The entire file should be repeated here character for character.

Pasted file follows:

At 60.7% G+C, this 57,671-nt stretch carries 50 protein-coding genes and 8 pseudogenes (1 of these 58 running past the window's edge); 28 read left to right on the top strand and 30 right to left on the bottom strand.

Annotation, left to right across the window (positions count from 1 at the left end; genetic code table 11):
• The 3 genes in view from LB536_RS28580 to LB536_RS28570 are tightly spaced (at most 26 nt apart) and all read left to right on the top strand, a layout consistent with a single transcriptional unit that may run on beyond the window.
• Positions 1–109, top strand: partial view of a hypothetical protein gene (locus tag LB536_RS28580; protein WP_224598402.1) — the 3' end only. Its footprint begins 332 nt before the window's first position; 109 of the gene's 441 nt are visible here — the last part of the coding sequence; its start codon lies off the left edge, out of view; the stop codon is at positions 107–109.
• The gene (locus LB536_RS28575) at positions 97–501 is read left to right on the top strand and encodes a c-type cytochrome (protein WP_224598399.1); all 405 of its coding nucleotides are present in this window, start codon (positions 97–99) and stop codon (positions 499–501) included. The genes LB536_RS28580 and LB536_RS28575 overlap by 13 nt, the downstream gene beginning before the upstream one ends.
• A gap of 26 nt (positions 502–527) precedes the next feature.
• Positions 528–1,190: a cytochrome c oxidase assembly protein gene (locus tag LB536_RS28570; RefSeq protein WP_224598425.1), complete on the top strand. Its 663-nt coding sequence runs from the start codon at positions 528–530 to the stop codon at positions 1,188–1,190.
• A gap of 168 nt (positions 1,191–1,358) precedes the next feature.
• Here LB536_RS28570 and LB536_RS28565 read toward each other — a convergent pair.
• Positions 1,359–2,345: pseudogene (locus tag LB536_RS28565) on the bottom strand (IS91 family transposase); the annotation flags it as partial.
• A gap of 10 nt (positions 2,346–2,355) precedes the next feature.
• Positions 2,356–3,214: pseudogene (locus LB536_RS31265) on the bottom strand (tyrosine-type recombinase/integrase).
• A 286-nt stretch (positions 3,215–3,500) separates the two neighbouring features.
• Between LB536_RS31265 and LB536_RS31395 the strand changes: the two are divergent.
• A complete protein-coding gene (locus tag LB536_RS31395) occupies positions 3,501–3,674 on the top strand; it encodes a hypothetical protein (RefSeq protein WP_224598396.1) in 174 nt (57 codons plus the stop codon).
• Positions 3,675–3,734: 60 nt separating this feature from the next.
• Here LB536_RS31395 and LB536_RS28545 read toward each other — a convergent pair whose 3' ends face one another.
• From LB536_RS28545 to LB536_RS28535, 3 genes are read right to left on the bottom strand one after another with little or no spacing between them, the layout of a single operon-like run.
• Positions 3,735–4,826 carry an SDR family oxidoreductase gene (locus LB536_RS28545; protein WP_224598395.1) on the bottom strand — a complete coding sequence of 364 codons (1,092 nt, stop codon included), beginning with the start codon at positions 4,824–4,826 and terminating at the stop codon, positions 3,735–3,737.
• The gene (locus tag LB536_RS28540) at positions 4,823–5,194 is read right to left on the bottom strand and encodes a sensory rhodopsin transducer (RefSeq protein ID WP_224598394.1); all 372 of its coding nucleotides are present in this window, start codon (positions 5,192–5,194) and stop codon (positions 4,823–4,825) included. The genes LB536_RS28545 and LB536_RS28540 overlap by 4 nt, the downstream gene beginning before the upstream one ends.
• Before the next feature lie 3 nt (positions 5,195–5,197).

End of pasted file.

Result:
At 60.7% G+C, this 57,671-nt stretch carries 50 protein-coding genes and 8 pseudogenes (1 of these 58 running past the window's edge); 28 read left to right on the top strand and 30 right to left on the bottom strand.

Annotation, left to right across the window (positions count from 1 at the left end; genetic code table 11):
• The 3 genes in view from LB536_RS28580 to LB536_RS28570 are tightly spaced (at most 26 nt apart) and all read left to right on the top strand, a layout consistent with a single transcriptional unit that may run on beyond the window.
• Positions 1–109, top strand: partial view of a hypothetical protein gene (locus tag LB536_RS28580; protein WP_224598402.1) — the 3' end only. Its footprint begins 332 nt before the window's first position; 109 of the gene's 441 nt are visible here — the last part of the coding sequence; its start codon lies off the left edge, out of view; the stop codon is at positions 107–109.
• The gene (locus LB536_RS28575) at positions 97–501 is read left to right on the top strand and encodes a c-type cytochrome (protein WP_224598399.1); all 405 of its coding nucleotides are present in this window, start codon (positions 97–99) and stop codon (positions 499–501) included. The genes LB536_RS28580 and LB536_RS28575 overlap by 13 nt, the downstream gene beginning before the upstream one ends.
• A gap of 26 nt (positions 502–527) precedes the next feature.
• Positions 528–1,190: a cytochrome c oxidase assembly protein gene (locus tag LB536_RS28570; RefSeq protein WP_224598425.1), complete on the top strand. Its 663-nt coding sequence runs from the start codon at positions 528–530 to the stop codon at positions 1,188–1,190.
• A gap of 168 nt (positions 1,191–1,358) precedes the next feature.
• Here LB536_RS28570 and LB536_RS28565 read toward each other — a convergent pair.
• Positions 1,359–2,345: pseudogene (locus tag LB536_RS28565) on the bottom strand (IS91 family transposase); the annotation flags it as partial.
• A gap of 10 nt (positions 2,346–2,355) precedes the next feature.
• Positions 2,356–3,214: pseudogene (locus LB536_RS31265) on the bottom strand (tyrosine-type recombinase/integrase).
• A 286-nt stretch (positions 3,215–3,500) separates the two neighbouring features.
• Between LB536_RS31265 and LB536_RS31395 the strand changes: the two are divergent.
• A complete protein-coding gene (locus tag LB536_RS31395) occupies positions 3,501–3,674 on the top strand; it encodes a hypothetical protein (RefSeq protein WP_224598396.1) in 174 nt (57 codons plus the stop codon).
• Positions 3,675–3,734: 60 nt separating this feature from the next.
• Here LB536_RS31395 and LB536_RS28545 read toward each other — a convergent pair whose 3' ends face one another.
• From LB536_RS28545 to LB536_RS28535, 3 genes are read right to left on the bottom strand one after another with little or no spacing between them, the layout of a single operon-like run.
• Positions 3,735–4,826 carry an SDR family oxidoreductase gene (locus LB536_RS28545; protein WP_224598395.1) on the bottom strand — a complete coding sequence of 364 codons (1,092 nt, stop codon included), beginning with the start codon at positions 4,824–4,826 and terminating at the stop codon, positions 3,735–3,737.
• The gene (locus tag LB536_RS28540) at positions 4,823–5,194 is read right to left on the bottom strand and encodes a sensory rhodopsin transducer (RefSeq protein ID WP_224598394.1); all 372 of its coding nucleotides are present in this window, start codon (positions 5,192–5,194) and stop codon (positions 4,823–4,825) included. The genes LB536_RS28545 and LB536_RS28540 overlap by 4 nt, the downstream gene beginning before the upstream one ends.
• Before the next feature lie 3 nt (positions 5,195–5,197).